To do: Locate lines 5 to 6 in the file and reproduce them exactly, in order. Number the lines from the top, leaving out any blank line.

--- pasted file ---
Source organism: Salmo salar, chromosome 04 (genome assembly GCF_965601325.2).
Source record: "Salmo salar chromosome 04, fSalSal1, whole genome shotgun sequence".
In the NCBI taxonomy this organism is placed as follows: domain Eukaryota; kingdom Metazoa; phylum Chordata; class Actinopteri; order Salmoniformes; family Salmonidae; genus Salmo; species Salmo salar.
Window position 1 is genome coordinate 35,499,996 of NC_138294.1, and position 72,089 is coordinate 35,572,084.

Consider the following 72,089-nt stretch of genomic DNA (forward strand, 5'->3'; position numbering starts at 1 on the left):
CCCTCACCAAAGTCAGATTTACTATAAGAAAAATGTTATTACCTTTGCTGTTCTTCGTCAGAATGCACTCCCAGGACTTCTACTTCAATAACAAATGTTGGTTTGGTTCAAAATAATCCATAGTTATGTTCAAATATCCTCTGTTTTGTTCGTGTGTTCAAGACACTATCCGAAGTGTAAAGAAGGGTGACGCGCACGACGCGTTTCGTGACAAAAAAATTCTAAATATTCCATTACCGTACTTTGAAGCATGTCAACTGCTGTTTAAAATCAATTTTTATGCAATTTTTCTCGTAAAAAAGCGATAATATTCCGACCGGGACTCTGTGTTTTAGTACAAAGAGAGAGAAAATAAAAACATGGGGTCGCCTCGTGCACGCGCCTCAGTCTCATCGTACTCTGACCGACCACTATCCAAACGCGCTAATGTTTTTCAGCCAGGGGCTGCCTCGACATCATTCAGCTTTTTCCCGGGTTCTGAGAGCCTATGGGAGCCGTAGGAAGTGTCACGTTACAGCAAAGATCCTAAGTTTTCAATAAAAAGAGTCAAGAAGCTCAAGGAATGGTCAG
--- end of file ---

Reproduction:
Consider the following 72,089-nt stretch of genomic DNA (forward strand, 5'->3'; position numbering starts at 1 on the left):
CCCTCACCAAAGTCAGATTTACTATAAGAAAAATGTTATTACCTTTGCTGTTCTTCGTCAGAATGCACTCCCAGGACTTCTACTTCAATAACAAATGTTGGTTTGGTTCAAAATAATCCATAGTTATGTTCAAATATCCTCTGTTTTGTTCGTGTGTTCAAGACACTATCCGAAGTGTAAAGAAGGGTGACGCGCACGACGCGTTTCGTGACAAAAAAATTCTAAATATTCCATTACCGTACTTTGAAGCATGTCAACTGCTGTTTAAAATCAATTTTTATGCAATTTTTCTCGTAAAAAAGCGATAATATTCCGACCGGGACTCTGTGTTTTAGTACAAAGAGAGAGAAAATAAAAACATGGGGTCGCCTCGTGCACGCGCCTCAGTCTCATCGTACTCTGACCGACCACTATCCAAACGCGCTAATGTTTTTCAGCCAGGGGCTGCCTCGACATCATTCAGCTTTTTCCCGGGTTCTGAGAGCCTATGGGAGCCGTAGGAAGTGTCACGTTACAGCAAAGATCCTAAGTTTTCAATAAAAAGAGTCAAGAAGCTCAAGGAATGGTCAG